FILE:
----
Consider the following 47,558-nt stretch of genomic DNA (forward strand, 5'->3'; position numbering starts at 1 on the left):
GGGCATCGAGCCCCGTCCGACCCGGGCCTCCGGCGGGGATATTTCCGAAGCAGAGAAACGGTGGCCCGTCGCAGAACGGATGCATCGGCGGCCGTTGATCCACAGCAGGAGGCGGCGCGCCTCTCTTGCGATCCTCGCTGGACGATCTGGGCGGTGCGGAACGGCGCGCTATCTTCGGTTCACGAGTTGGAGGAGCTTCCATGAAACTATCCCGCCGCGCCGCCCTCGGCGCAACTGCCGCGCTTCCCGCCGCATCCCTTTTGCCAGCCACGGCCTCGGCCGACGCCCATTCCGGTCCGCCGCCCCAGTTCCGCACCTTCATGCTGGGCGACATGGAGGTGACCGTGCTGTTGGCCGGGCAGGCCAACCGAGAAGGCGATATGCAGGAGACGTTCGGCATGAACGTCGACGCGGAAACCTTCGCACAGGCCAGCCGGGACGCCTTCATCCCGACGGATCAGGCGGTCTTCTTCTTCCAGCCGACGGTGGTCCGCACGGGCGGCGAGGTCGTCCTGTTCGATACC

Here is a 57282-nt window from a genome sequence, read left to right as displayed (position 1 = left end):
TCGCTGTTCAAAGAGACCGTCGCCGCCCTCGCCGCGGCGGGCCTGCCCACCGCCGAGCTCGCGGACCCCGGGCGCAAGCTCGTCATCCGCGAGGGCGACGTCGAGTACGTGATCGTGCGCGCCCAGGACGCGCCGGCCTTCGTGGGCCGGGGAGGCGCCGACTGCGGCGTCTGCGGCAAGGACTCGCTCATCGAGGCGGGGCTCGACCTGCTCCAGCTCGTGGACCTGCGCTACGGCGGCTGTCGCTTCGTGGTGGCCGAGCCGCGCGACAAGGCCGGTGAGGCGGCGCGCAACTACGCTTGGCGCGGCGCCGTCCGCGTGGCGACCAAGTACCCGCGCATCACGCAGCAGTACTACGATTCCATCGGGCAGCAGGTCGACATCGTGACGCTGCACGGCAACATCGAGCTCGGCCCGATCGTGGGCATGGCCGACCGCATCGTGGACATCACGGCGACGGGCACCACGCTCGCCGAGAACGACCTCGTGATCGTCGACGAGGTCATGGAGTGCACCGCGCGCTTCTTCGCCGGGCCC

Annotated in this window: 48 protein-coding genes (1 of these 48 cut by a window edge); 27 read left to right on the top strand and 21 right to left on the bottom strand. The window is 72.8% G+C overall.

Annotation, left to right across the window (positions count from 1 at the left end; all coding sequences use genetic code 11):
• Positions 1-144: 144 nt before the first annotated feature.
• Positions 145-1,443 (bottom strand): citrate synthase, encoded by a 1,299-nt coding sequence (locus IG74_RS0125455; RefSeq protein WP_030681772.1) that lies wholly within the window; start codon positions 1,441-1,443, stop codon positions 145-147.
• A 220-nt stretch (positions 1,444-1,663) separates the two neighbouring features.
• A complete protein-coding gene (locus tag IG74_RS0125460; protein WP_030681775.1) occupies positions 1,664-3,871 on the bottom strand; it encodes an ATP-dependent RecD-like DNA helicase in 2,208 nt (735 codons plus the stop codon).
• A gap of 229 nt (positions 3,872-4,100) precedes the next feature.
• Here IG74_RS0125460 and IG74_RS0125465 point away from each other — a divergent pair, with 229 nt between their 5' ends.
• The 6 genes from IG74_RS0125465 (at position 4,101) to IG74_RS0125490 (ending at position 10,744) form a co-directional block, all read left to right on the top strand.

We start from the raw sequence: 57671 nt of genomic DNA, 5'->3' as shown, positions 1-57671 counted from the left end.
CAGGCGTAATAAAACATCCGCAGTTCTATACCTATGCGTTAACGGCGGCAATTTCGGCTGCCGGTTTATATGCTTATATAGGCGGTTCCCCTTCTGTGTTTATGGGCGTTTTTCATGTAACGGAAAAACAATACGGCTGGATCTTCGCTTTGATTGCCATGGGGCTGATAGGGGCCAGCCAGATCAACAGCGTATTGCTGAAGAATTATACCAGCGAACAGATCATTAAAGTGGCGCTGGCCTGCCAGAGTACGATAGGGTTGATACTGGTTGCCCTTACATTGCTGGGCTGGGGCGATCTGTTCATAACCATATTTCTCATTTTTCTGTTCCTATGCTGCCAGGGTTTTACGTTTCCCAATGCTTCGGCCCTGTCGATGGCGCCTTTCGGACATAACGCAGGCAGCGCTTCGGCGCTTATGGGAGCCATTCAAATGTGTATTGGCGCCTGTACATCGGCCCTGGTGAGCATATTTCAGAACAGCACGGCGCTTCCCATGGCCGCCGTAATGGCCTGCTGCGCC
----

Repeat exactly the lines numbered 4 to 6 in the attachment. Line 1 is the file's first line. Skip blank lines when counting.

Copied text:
TCGCTGTTCAAAGAGACCGTCGCCGCCCTCGCCGCGGCGGGCCTGCCCACCGCCGAGCTCGCGGACCCCGGGCGCAAGCTCGTCATCCGCGAGGGCGACGTCGAGTACGTGATCGTGCGCGCCCAGGACGCGCCGGCCTTCGTGGGCCGGGGAGGCGCCGACTGCGGCGTCTGCGGCAAGGACTCGCTCATCGAGGCGGGGCTCGACCTGCTCCAGCTCGTGGACCTGCGCTACGGCGGCTGTCGCTTCGTGGTGGCCGAGCCGCGCGACAAGGCCGGTGAGGCGGCGCGCAACTACGCTTGGCGCGGCGCCGTCCGCGTGGCGACCAAGTACCCGCGCATCACGCAGCAGTACTACGATTCCATCGGGCAGCAGGTCGACATCGTGACGCTGCACGGCAACATCGAGCTCGGCCCGATCGTGGGCATGGCCGACCGCATCGTGGACATCACGGCGACGGGCACCACGCTCGCCGAGAACGACCTCGTGATCGTCGACGAGGTCATGGAGTGCACCGCGCGCTTCTTCGCCGGGCCC

Annotated in this window: 48 protein-coding genes (1 of these 48 cut by a window edge); 27 read left to right on the top strand and 21 right to left on the bottom strand. The window is 72.8% G+C overall.

Annotation, left to right across the window (positions count from 1 at the left end; all coding sequences use genetic code 11):